'Standard & Poor’s is just following events, not shaping them.' Photograph: Stan Honda/AFP/Getty Images
This is a piece I wrote for the Guardian in response to the S&P threatened downgrade of the Eurozone’s ‘core’ economies. The Guardian wanted a maximum of 600 words, delivered in a short time, so this was written hurriedly, and in the back of taxis ferrying me to TV stations. For this reason I have made a few changes this morning:
So European politicians want to shoot the messengers? Sure, ratings agencies haven’t always been reliable, decent or honest. And sure, like Eurozone politicians Standard & Poor is just following events, not shaping them.
But on this occasion S&P’s analysis, if not their solution, is right. Credit Crunch 2.0 is fast accelerating and squeezing life out of the real economy. The global (not just Eurozone) banking system faces insolvency. This private financial crisis impacts disastrously on the real global economy, and incidentally on the Eurozone.
But politicians – in the Eurozone and elsewhere – are not fixing the broken global banking system.
The Autumn Statement reveals but one thing: the Chancellor and his advisers are both ill-advised and dangerously ill-prepared for the forthcoming prolonged Depression. (And if you think I exaggerate, let me remind you that 20 years after the Japanese debt bubble burst, Tokyo house prices are still falling, and the stock market is worth 60% less than 20 years ago. And the Japanese economy was in a healthier state then, than the UK is today, thanks to an export surplus.)
Today’s penalising of the innocent – public sector workers, pensioners and those hundreds of thousands of young people entering the labour market – is a result of a deeply flawed economic analysis by the Chancellor of the causes of the global financial crisis.
George Osborne was presumably aiming at himself and his friends, when he vowed “to speak truth to power and wealth” at the Tory party conference this week, but dare he speak economic truth to the rest of us? – simultaneously published on Left Foot Forward >
On the narrowest of bases, he might still claim he spoke “truth” to the weak and powerless when in the House of Commons debate on the economy on August 11th he made this challenge:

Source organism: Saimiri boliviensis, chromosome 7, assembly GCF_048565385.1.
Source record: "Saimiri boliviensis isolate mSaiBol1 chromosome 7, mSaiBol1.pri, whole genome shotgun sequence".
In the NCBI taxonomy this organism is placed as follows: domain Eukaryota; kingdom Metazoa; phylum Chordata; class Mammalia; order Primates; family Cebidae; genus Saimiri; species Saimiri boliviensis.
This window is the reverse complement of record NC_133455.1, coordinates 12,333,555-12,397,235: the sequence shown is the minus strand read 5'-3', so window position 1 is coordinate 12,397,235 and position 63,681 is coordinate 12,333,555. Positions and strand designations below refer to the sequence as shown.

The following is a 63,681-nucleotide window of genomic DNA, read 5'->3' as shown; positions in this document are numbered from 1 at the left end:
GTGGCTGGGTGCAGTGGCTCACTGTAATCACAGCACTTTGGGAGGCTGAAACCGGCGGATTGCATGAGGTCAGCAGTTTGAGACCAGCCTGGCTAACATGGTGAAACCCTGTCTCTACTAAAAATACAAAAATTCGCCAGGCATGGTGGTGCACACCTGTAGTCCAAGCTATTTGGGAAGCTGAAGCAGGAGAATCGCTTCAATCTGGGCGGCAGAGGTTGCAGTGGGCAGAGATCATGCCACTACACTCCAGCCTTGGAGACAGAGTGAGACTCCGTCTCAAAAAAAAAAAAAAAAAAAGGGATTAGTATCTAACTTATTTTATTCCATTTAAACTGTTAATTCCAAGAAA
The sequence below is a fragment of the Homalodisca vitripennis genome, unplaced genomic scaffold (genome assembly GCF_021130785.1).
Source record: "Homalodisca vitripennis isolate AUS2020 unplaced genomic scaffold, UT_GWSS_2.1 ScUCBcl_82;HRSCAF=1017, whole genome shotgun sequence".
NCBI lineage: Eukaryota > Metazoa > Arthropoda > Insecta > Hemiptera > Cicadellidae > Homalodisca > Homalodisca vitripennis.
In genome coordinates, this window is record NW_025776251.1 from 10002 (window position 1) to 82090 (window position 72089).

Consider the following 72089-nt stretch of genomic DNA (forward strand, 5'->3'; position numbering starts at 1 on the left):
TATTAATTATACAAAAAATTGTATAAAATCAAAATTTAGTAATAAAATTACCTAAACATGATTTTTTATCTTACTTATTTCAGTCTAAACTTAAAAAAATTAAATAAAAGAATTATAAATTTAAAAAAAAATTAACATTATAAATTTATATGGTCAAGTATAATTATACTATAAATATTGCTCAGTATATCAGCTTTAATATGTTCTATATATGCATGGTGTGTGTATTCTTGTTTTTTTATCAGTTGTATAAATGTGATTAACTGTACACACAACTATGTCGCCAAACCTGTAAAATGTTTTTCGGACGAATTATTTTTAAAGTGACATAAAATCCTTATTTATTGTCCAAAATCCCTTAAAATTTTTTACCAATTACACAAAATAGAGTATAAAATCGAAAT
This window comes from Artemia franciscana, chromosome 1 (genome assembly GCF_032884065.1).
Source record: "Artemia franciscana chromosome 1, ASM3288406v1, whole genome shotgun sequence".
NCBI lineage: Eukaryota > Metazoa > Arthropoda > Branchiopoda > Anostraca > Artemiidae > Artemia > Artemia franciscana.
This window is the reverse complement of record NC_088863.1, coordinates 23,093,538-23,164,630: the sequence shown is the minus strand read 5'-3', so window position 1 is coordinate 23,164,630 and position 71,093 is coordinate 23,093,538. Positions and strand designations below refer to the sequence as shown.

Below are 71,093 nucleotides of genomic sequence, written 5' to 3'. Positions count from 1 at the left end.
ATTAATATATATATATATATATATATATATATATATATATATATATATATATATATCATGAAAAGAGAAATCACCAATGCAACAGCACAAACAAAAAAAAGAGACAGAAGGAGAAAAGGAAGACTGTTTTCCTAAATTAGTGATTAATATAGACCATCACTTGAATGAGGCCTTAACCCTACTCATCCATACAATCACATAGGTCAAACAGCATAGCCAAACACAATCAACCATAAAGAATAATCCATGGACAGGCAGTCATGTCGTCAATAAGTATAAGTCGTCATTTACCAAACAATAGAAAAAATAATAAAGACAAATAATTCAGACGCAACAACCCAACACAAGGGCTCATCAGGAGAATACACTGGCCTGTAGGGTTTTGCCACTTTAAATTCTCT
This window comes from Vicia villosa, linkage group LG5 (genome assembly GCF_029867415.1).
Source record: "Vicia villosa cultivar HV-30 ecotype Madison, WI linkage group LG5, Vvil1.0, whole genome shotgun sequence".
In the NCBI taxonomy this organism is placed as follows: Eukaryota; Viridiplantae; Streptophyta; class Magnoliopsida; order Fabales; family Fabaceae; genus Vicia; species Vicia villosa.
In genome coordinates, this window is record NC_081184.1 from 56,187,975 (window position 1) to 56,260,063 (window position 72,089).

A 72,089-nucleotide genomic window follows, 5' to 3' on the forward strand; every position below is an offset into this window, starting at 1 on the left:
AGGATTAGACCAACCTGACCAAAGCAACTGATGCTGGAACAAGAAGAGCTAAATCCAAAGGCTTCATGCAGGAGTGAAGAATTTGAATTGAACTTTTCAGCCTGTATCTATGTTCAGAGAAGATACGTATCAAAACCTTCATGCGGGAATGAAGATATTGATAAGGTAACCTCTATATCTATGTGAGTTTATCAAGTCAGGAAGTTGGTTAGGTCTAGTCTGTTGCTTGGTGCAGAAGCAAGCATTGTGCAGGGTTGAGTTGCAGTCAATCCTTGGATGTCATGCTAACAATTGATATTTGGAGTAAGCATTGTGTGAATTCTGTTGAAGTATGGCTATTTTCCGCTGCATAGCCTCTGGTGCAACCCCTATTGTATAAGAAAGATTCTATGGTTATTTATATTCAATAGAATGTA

“Those who spent the whole of the past year telling us to follow the American example, with yet more fiscal stimulus, need to answer this simple question: why has the US economy grown more slowly than the UK economy so far this year?”
It was a ‘brave’ claim when he made it, and it’s looking even ‘braver’ – and more disingenuous – now.
Read about my speaking tour of Australia below – from the SEARCH Foundation:
The SEARCH Foundation is currently touring eminent British economist and author Ann
Pettifor around Australia and she is visiting our shores with a warning; the GFC inducing credit
crunch is not over and Australia’s banking sector is vulnerable.
Ms Pettifor is visiting Adelaide, Sydney, Melbourne, Canberra and Brisbane for speaking
engagements over the next fortnight.
“Before the Credit Crunch of 2008-2009 Brits and Americans were convinced that the good
times could last forever. Our orthodox economists, central bankers and politicians encouraged
us in that delusion. Today millions of the unemployed, homeless and bankrupt are paying
a heavy price for the failure to understand the role of the private banking system in causing
systemic and widespread economic failure.” Ms Pettifor said.
“Australians would be well advised not to fall into the same trap.
The piece below was posted on the “Left Foot Forward” website on Monday, 8th August, 2011
“It is important that we understand the events of last week not as a new outbreak of crisis, but as a continuation of the banking crisis that first came to the public’s attention in 2007-9.